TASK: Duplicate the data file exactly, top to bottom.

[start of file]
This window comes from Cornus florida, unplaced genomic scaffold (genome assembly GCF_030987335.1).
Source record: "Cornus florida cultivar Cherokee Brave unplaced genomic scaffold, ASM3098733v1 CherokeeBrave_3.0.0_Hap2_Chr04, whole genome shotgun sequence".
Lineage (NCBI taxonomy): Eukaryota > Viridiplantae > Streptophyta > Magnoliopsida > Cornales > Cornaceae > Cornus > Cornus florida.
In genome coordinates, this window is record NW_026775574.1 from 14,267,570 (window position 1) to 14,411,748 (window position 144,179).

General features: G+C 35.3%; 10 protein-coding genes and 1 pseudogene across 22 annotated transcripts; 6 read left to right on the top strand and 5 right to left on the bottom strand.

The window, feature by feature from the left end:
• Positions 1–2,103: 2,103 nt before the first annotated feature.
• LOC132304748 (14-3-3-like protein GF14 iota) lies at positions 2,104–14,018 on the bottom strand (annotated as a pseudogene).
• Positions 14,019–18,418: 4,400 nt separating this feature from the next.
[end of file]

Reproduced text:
This window comes from Cornus florida, unplaced genomic scaffold (genome assembly GCF_030987335.1).
Source record: "Cornus florida cultivar Cherokee Brave unplaced genomic scaffold, ASM3098733v1 CherokeeBrave_3.0.0_Hap2_Chr04, whole genome shotgun sequence".
Lineage (NCBI taxonomy): Eukaryota > Viridiplantae > Streptophyta > Magnoliopsida > Cornales > Cornaceae > Cornus > Cornus florida.
In genome coordinates, this window is record NW_026775574.1 from 14,267,570 (window position 1) to 14,411,748 (window position 144,179).

General features: G+C 35.3%; 10 protein-coding genes and 1 pseudogene across 22 annotated transcripts; 6 read left to right on the top strand and 5 right to left on the bottom strand.

The window, feature by feature from the left end:
• Positions 1–2,103: 2,103 nt before the first annotated feature.
• LOC132304748 (14-3-3-like protein GF14 iota) lies at positions 2,104–14,018 on the bottom strand (annotated as a pseudogene).
• Positions 14,019–18,418: 4,400 nt separating this feature from the next.